Two weeks ago, Polimom suggested that perhaps we should annex Mexico to avoid all these immigration reform shenanigans. At the time, my tongue was admittedly in my cheek – but only slightly, because the enormous influx from the south is happening for a reason. This demonstrator summed it up very well in Houston yesterday:
“All we want is to work and to have a better future for our children,” Flores said.
Ultimately, that’s the bottom line for the vast majority of the people crossing our southern border: the chance at a better life, by working hard and finding opportunities for their children.
Polimom thinks we’re lucky, in many ways, in the neighbors with whom fate has cast us. Imagine, just for the moment, that the U.S. shared a border with China. Do you suppose our economy would have any allure for the billions of people who live there? How high a wall would we need?
Or take it from a different angle, as Glenn Reynolds did in an article last night, and imagine that the Reconquistas somehow reclaimed the southwestern states. Do you suppose people would then stop trying to access the American dream?
The problem with our neighbors to the south is not the people. It’s their political and economical environment, and unless their situation improves at home, they will continue to flock north. Glenn Reynolds wrote:
Oh, we don’t need to turn Mexico into a state, or several. At least not right away. But as part of any immigration deal, the United States needs to demand reform in Mexico. Serious political reform, and serious economic reform.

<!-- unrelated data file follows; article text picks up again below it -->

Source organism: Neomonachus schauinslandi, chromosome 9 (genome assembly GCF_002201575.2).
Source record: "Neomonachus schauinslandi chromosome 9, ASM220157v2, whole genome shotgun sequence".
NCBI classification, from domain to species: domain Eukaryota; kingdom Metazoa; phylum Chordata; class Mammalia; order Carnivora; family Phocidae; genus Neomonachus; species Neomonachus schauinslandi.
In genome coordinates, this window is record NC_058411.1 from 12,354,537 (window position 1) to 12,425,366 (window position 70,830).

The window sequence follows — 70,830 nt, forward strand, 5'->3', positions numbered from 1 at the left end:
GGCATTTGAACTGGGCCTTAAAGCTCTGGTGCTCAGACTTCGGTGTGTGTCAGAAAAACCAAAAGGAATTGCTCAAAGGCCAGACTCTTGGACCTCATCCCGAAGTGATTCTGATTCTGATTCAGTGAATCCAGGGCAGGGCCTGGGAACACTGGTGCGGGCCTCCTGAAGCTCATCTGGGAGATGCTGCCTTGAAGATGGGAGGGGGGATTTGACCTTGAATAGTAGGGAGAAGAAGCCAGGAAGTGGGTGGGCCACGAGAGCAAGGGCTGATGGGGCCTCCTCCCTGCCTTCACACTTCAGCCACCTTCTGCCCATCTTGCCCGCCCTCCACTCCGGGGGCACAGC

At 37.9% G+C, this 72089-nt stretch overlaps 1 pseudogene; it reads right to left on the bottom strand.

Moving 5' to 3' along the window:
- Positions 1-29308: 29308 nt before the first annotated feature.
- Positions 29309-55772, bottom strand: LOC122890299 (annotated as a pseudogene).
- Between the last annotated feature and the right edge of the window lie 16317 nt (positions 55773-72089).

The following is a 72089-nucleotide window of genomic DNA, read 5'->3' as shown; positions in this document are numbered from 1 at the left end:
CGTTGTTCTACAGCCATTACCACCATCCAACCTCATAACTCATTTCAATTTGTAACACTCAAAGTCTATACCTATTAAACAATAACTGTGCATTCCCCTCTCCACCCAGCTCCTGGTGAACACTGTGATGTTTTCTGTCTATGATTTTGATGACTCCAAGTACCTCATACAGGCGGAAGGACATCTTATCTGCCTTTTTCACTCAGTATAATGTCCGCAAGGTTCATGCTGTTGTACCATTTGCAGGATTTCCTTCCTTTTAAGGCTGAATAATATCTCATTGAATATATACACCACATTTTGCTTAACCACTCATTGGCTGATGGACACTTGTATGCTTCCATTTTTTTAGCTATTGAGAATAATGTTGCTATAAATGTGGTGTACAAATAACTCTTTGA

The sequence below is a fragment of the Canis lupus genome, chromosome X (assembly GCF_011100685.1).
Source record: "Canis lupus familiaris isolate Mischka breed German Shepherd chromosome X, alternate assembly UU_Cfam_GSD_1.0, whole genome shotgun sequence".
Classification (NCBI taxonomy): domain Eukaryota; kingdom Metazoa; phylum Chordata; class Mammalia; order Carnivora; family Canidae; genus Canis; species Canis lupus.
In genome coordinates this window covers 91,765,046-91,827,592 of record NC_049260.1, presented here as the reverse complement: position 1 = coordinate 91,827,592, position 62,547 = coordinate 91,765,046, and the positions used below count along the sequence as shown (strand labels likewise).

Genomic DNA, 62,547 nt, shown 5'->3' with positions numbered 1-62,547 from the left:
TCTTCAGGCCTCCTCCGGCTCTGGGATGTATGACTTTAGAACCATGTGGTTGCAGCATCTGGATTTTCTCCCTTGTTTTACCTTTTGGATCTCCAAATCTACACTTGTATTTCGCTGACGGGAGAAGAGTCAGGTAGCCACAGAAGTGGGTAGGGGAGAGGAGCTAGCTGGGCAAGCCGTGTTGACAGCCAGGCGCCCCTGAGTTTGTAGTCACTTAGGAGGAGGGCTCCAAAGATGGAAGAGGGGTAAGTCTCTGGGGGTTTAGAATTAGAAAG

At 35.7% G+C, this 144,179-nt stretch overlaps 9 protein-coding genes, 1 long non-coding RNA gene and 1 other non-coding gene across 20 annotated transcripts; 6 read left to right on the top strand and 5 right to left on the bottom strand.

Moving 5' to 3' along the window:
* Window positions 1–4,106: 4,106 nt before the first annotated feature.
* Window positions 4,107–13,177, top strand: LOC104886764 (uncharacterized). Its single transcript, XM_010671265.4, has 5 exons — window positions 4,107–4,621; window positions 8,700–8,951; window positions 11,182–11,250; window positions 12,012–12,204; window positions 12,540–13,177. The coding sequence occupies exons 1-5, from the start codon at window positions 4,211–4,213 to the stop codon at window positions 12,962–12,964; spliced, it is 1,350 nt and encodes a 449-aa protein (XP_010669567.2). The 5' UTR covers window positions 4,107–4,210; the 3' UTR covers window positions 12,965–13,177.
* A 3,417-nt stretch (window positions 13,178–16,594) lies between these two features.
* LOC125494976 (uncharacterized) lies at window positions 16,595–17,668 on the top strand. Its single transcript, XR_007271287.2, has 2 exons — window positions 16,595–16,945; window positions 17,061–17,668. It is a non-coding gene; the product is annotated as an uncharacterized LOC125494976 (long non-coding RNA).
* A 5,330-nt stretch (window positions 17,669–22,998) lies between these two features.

And reciprocity. If we’re going to make it easy for Mexicans to come to the United States to live, work, hold property, and get public benefits without too much paperwork trouble, we need to make it easy for Americans to do the same in Mexico. Right now, as several people have noticed, the environment there is considerably less friendly to foreigners than America’s is.
Comparatively speaking, our streets are still paved with gold.
Annexation is a bit facetious, yes – but the goal is not. We already know that millions of our neighbors desire the American dream. We need a permanent solution, and we aren’t going to achieve it with an endless wall or hostility and suspicion; we require a stronger economy to the south.
It would solve many problems, for us and them.
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Update: Dan Riehl asks:
“Time to start now talking with the citizens of Mexico. Do they want a stable growing economy? Do they want a stable currency that doesn’t face devaluation with every change of El Presidente? Do they want free flow of labor and capital? Do they want job opportunities for themselves and their children? Would they like to adopt a system with far less tolerance of governmental corruption? Or is their own chauvinism and xenophobia more valuable?”
Dunno. Maybe we should ask them?